And although everyone knows that this is a simple market trick, it keeps on working. Why? Because people have a fear of missing out (FOMO).
What if, prices really do increase after these 3 hours? The clients would have missed a golden opportunity. And that’s why we fall for such tricks.
Moreover, if someone is your loyal customer, and has really seen the price increase being real after the timer, they are more likely to purchase.
What are the most common ways to trigger that urgency in customers?
#1. Deadline Timers
Deadline timers can be a very useful tool in the right hands. They should be used mainly for emotional purchases. Are you selling a course on how to get rich? Then make sure to inspire the individual, before they reach the sale page with the deadline timer.
Give them an important piece of information and use it as a hook.
The main strengths of a similar timer are:
- They create dynamic urgency. With ever-changing hours or minutes display, your visitors can experience the urgency more than once if they repeat their visit. (While if your text only says “The sale is ending this Friday.”, they don’t know when exactly, and don’t feel the ticking bomb of missing out.)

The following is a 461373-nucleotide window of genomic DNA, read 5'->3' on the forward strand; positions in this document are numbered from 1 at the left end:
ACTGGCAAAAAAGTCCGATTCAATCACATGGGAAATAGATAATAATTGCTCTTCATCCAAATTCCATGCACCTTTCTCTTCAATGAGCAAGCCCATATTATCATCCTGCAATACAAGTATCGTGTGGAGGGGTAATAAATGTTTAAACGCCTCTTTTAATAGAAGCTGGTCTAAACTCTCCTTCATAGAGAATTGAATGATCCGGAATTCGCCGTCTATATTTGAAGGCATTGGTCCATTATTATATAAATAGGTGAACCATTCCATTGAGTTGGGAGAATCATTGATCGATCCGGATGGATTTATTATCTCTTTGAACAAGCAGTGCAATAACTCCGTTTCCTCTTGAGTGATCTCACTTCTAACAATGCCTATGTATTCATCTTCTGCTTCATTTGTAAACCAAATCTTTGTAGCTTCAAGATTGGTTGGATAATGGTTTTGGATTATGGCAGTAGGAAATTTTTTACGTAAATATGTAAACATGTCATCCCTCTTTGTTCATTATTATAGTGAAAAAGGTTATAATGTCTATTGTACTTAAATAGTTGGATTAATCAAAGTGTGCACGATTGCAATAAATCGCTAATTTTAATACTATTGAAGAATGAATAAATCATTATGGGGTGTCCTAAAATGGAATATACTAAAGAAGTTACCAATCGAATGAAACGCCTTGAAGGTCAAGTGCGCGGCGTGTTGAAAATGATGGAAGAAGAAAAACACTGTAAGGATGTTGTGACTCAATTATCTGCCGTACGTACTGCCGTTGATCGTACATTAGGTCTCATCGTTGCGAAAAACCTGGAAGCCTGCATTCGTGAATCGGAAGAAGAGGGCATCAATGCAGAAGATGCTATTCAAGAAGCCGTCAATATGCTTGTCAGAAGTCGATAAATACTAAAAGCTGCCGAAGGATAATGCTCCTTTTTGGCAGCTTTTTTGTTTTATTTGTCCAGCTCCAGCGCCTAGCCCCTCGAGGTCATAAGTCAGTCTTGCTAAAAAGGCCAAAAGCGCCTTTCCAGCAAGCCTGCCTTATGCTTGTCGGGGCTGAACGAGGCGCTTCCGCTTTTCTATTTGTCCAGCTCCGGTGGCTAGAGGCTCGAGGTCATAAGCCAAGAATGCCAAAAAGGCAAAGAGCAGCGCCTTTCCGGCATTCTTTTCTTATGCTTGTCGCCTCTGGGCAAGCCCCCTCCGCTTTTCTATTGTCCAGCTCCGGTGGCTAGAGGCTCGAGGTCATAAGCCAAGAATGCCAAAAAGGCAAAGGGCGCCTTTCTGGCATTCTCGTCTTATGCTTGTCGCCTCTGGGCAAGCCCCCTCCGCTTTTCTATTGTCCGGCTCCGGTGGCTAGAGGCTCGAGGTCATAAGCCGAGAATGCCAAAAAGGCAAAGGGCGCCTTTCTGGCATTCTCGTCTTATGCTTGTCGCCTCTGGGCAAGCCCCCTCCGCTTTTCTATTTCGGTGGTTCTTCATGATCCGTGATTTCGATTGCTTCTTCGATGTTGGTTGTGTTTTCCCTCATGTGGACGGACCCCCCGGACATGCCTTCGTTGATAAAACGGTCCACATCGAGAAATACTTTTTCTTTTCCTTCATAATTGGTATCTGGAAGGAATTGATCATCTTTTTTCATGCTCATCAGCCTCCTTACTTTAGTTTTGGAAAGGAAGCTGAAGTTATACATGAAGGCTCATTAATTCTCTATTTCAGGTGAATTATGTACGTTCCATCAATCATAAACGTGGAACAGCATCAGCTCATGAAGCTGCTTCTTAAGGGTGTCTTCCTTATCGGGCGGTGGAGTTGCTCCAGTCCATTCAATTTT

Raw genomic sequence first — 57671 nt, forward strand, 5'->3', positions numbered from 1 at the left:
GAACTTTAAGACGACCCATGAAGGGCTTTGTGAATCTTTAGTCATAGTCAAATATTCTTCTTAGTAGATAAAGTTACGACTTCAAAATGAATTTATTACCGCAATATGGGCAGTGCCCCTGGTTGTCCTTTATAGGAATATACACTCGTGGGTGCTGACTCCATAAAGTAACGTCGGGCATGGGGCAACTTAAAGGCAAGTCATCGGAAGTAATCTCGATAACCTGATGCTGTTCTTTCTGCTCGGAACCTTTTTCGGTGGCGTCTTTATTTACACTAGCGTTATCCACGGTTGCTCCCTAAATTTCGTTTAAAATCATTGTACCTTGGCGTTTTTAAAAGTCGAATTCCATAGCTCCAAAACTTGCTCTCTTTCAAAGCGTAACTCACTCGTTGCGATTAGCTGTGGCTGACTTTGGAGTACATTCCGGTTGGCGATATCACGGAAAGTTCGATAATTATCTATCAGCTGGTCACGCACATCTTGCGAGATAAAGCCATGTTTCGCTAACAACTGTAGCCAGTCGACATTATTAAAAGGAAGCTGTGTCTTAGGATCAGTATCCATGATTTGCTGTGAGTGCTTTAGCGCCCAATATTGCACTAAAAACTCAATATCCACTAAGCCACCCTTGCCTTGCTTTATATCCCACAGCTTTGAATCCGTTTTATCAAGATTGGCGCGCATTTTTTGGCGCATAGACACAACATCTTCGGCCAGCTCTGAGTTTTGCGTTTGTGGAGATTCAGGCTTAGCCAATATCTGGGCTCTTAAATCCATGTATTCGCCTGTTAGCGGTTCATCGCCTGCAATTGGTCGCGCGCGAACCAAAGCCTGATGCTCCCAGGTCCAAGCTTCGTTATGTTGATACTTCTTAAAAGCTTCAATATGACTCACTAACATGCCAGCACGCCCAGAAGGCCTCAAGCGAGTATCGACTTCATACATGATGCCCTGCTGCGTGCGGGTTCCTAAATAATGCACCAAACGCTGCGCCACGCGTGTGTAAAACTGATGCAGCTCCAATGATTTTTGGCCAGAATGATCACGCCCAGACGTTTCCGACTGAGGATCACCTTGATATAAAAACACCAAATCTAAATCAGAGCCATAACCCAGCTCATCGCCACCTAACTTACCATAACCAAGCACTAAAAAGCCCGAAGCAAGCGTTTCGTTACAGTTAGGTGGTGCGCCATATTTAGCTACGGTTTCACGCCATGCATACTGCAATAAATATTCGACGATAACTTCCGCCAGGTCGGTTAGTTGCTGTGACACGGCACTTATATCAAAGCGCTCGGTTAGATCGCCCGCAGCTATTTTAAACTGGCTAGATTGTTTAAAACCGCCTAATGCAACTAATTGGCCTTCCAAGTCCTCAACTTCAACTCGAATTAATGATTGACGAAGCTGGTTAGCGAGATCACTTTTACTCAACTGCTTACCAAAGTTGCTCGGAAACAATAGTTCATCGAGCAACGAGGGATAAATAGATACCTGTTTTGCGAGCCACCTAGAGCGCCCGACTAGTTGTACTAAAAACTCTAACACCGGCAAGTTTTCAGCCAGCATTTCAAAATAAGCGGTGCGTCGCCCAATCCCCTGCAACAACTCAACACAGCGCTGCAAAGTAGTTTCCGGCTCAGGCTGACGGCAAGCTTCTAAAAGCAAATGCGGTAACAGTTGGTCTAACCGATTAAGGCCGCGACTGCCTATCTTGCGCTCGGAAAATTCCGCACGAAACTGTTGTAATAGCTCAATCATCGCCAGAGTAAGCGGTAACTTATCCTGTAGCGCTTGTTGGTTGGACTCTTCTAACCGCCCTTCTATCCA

- You can offer bonuses, aside from discounts. Free shipping if you order within 2hours or a discount code for a later purchase.
#2 Scarcity creates urgency
Regardless of whether there are 300 or 3000 items left in stock, let your customers know that there are 30 pieces available and that 3-4 people are browsing through this exact product page right now.
Have you wondered why crazy art pieces, antiques and collectibles sell so quickly and at insanely high prices? Well, they are one of a kind. The fewer pieces you claim to offer, the quicker people would buy them.
Sometimes you can combine scarcity with a discount timer. These two work together amazingly well.
#3 Create problems for your users and offer them a solution
We’ve heard a thousand times over that your products and services should solve the problems of your customers. While this is accurate, you can take it one step further and create a problem within the problem yourself.
Imagine there’s this workshop that you’ve been advertising for ages and your userbase is really hyped up about. But some of the users are going to rely on your YouTube channel to post free content. Why not urge them to join the workshop or course by sharing a message like:
There are many copywriting techniques one could use in order to inspire potential customers to make a purchase. There are frameworks like AIDA (Attention, Interest, Desire, Action), PAS (Problem, Agitate, and Solve), and many others that can do the trick.